A COUPLE of weeks ago, I opened my Facebook account and received a notification containing a link from my fellow Varsitarian editor, so I went to the link and saw Carlos Celdran’s profile.

For those who were born yesterday, Celdran was the Intramuros tourist guide who interrupted a Mass at the Manila Cathedral last October 1. He brought with him a placard with “Damaso” written over it, and shouted: “Stop getting involved in politics” in reference to the Church’s staunch opposition against the Reproductive Health (RH) bill.

He posted a link of the Varsitarian’s editorial found in the paper’s online edition and said: “…is reading the Varsitarian of University of Santo Tomas condemning me and lamenting the “apathy” of today’s Filipino Catholics. Sigh…” I imagined a man getting tired of being condemned but that was not what caught my eye.

There were comments posted by people who support Celdran and what bothered me the most, aside from the grammatical and factual errors, is that some of the comments say that Varsitarian staff members, and perhaps, the Catholics opposing the RH bill, are defending their faith solely on the basis that they “do not bite the hand that feeds them.”

The irony of the statement was devastating; I realized the world we are living in is losing its sense of propriety with regards to religion. UST is basically a part of the Catholic community in the Philippines, and the implication of the statement was not only directed to UST but also to the Catholic Church.

A column of Rector Father Rolando de la Rosa, O.P. last November 14 in the Manila Bulletin seem to echo the current situation in the leading Catholic country in Asia.

READ
Arjum

Using his example and based on what I had read, the Belgian parliament had a similar scenario when they approved the legalization of abortion in 1990.

Although Belgian Prime Minister Wilfried Maertens opposed such law, he was outvoted by ruling parties of the Parliament. It was now up to King Baudouin to accept the abortion law.

With much bravado and integrity, he refused to sign the law and insisted that it was against his beliefs as a Catholic to approve of abortion.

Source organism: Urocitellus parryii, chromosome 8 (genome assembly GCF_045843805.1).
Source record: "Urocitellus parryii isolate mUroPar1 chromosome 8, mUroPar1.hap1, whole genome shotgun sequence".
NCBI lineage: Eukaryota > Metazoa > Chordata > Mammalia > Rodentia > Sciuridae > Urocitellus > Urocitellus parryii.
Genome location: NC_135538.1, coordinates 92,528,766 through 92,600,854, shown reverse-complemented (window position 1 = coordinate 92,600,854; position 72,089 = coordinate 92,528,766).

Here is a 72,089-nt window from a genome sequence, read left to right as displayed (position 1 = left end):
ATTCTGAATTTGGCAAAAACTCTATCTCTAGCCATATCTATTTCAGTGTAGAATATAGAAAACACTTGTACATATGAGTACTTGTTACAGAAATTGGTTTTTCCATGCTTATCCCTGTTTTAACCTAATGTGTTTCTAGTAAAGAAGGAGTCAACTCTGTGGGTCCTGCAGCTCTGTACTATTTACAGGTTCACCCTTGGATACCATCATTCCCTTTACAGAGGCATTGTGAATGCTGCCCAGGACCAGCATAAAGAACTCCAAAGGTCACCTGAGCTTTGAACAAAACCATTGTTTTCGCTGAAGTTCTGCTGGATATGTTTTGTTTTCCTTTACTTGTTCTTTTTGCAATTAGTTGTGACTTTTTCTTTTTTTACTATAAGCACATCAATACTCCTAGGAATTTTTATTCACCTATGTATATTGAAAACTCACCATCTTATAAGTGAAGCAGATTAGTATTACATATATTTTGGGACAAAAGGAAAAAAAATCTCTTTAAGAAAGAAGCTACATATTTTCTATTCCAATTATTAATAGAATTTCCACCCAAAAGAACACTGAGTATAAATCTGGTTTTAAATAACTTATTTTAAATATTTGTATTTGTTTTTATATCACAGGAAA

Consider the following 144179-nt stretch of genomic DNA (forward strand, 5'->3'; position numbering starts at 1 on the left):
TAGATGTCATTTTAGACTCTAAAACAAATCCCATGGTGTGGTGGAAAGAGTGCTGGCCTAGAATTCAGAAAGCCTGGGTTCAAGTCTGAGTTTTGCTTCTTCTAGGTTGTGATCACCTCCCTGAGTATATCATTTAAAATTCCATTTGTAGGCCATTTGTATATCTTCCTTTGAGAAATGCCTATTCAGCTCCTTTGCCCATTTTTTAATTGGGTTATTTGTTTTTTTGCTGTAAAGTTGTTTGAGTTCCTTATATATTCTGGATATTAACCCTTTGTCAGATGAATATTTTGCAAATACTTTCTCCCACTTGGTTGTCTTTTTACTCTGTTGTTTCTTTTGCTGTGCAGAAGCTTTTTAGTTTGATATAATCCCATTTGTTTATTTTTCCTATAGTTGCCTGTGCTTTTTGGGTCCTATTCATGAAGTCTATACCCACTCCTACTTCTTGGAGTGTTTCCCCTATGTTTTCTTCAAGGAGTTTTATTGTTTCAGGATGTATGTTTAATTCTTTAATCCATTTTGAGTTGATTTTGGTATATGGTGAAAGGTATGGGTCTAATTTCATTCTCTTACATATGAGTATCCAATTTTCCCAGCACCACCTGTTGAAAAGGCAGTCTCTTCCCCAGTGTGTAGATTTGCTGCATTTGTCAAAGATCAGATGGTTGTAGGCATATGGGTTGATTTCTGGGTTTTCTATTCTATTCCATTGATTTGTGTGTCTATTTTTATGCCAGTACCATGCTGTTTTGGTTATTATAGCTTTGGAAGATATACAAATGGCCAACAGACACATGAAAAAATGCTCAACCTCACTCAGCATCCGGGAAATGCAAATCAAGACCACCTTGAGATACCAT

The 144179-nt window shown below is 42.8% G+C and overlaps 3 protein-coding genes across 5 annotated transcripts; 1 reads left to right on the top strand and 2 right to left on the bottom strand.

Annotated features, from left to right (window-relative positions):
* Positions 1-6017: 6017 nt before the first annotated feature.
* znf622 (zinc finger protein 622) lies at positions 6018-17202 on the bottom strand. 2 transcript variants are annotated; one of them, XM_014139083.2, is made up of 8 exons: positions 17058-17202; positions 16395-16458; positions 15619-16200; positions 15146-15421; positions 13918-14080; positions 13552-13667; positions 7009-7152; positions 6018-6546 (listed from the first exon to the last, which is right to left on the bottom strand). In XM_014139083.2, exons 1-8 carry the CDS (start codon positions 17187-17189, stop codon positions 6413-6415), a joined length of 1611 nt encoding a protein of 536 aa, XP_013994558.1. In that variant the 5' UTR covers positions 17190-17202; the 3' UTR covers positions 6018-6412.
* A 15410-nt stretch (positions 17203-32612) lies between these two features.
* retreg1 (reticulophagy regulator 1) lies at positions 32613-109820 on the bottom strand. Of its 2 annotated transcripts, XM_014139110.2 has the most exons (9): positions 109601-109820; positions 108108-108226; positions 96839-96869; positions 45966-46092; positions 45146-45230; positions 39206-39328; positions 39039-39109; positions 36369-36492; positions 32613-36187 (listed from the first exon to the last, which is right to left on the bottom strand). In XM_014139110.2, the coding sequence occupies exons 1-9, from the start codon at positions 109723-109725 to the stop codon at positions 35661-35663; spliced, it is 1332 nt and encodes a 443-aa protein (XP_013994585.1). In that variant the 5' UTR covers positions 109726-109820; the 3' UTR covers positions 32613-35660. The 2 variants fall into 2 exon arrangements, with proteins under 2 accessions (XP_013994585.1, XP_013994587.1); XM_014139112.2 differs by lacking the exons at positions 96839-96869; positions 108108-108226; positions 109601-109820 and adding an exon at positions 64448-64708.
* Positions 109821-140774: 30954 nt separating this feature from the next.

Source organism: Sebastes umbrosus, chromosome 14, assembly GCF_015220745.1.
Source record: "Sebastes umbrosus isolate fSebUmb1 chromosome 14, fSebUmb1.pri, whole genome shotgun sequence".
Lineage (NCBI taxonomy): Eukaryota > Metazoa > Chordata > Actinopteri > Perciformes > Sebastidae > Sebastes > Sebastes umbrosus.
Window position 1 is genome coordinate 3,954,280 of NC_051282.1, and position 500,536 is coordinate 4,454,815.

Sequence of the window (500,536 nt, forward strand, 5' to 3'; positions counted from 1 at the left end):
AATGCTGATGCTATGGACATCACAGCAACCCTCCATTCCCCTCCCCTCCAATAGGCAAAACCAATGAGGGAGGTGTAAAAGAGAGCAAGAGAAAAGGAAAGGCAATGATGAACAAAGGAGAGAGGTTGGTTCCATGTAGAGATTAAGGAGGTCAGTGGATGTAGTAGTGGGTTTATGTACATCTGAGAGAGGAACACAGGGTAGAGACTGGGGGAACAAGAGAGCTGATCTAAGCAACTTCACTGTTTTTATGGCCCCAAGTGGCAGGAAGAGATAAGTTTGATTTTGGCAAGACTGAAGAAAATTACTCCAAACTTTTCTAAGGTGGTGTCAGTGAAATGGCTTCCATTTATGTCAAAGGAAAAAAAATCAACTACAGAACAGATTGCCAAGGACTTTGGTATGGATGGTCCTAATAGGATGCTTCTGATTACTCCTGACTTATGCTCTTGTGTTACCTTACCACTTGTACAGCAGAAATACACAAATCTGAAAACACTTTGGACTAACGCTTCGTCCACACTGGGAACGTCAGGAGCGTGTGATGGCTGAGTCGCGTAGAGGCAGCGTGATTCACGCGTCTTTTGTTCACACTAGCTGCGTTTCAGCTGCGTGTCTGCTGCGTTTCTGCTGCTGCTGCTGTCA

The Parliament did not stop there. They tried to overrule the King and in 1990 declared the throne vacant due to the incapacity of the King to rule Belgium.

While reading this anecdote in Father Rector’s column, I cannot really fathom why there is so much unholy fervor among Filipinos, especially with the officials persistently trying to pass the RH bill.

We cannot anymore distinguish what is right from wrong. It is now a matter of whether a law, a situation or even an action, is beneficial to the people or not.

Moreover, there is no longer any concern for what is moral and what is due to the people the Church is trying to protect. She is not only defending herself, but more importantly, the people who get strength from her.

But that may not be the case anymore. A great number of people the Church swore to protect are now turning against her.

Without faith, the time may come when there is no one left to defend the Church and all of those she once gave spiritual food, shelter and strength have come back to destroy her.

READ
Too many students, so few classrooms

Browsing through more comments in Celdran’s status, I cannot help but think that these numbers of Celdran supporters will still grow and eventually overwhelm the Christian society.

Worse comes to worst, a country like the Philippines will be a casualty of unfaithfulness and apathy and would later be forgotten in history, all because a group of people rallied against bastion of divinity they once sought refuge

Browsing through those comments, with a little pity and disappointment, I ask myself: So who’s biting the hand of those who feed them?

23 COMMENTS

  1. This article is stupid, condescending and full of fallacious ‘reasoning’, completely missing the point of the debates around the RH bill. As usual with Catholic fundamentalists, the entire issue has been reduced to black vs. white. I wonder if the author could come up with a more elaborate discussion of his opinions that gives justice to what has already been said by more reliable sources, on both sides, about the RH bill.

    • I think he is pointing out how people would rather attack the supporters than what they are actually supporting. It’s the fallacy itself that he is trying to exploit.